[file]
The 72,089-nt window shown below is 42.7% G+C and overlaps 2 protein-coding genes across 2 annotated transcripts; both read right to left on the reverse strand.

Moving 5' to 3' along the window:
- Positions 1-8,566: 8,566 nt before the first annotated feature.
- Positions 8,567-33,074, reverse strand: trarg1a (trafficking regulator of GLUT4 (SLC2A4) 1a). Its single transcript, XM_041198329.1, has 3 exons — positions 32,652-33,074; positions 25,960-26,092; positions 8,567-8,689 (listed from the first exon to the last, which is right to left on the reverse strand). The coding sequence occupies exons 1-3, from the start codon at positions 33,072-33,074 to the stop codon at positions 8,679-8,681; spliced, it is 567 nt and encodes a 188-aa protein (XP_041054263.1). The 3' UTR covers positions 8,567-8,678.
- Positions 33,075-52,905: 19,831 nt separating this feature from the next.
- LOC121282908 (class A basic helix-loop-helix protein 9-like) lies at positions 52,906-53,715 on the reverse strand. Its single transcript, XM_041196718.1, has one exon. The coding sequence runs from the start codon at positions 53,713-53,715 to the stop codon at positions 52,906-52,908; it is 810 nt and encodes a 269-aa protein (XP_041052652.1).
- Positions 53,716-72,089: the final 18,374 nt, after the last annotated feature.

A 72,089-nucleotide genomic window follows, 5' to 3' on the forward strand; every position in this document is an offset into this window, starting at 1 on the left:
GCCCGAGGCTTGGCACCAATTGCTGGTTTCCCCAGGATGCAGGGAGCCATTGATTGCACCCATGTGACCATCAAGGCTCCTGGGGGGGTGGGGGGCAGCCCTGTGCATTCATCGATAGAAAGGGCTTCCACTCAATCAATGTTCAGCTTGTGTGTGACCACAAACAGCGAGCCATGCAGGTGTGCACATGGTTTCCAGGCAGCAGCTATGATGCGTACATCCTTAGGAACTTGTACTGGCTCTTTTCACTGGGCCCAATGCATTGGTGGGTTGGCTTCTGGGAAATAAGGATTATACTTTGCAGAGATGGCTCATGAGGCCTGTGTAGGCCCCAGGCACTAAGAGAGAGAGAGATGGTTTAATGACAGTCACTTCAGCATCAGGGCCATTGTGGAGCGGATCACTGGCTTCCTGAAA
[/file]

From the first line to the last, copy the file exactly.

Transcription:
The 72,089-nt window shown below is 42.7% G+C and overlaps 2 protein-coding genes across 2 annotated transcripts; both read right to left on the reverse strand.

Moving 5' to 3' along the window:
- Positions 1-8,566: 8,566 nt before the first annotated feature.
- Positions 8,567-33,074, reverse strand: trarg1a (trafficking regulator of GLUT4 (SLC2A4) 1a). Its single transcript, XM_041198329.1, has 3 exons — positions 32,652-33,074; positions 25,960-26,092; positions 8,567-8,689 (listed from the first exon to the last, which is right to left on the reverse strand). The coding sequence occupies exons 1-3, from the start codon at positions 33,072-33,074 to the stop codon at positions 8,679-8,681; spliced, it is 567 nt and encodes a 188-aa protein (XP_041054263.1). The 3' UTR covers positions 8,567-8,678.
- Positions 33,075-52,905: 19,831 nt separating this feature from the next.
- LOC121282908 (class A basic helix-loop-helix protein 9-like) lies at positions 52,906-53,715 on the reverse strand. Its single transcript, XM_041196718.1, has one exon. The coding sequence runs from the start codon at positions 53,713-53,715 to the stop codon at positions 52,906-52,908; it is 810 nt and encodes a 269-aa protein (XP_041052652.1).
- Positions 53,716-72,089: the final 18,374 nt, after the last annotated feature.

A 72,089-nucleotide genomic window follows, 5' to 3' on the forward strand; every position in this document is an offset into this window, starting at 1 on the left:
GCCCGAGGCTTGGCACCAATTGCTGGTTTCCCCAGGATGCAGGGAGCCATTGATTGCACCCATGTGACCATCAAGGCTCCTGGGGGGGTGGGGGGCAGCCCTGTGCATTCATCGATAGAAAGGGCTTCCACTCAATCAATGTTCAGCTTGTGTGTGACCACAAACAGCGAGCCATGCAGGTGTGCACATGGTTTCCAGGCAGCAGCTATGATGCGTACATCCTTAGGAACTTGTACTGGCTCTTTTCACTGGGCCCAATGCATTGGTGGGTTGGCTTCTGGGAAATAAGGATTATACTTTGCAGAGATGGCTCATGAGGCCTGTGTAGGCCCCAGGCACTAAGAGAGAGAGAGATGGTTTAATGACAGTCACTTCAGCATCAGGGCCATTGTGGAGCGGATCACTGGCTTCCTGAAA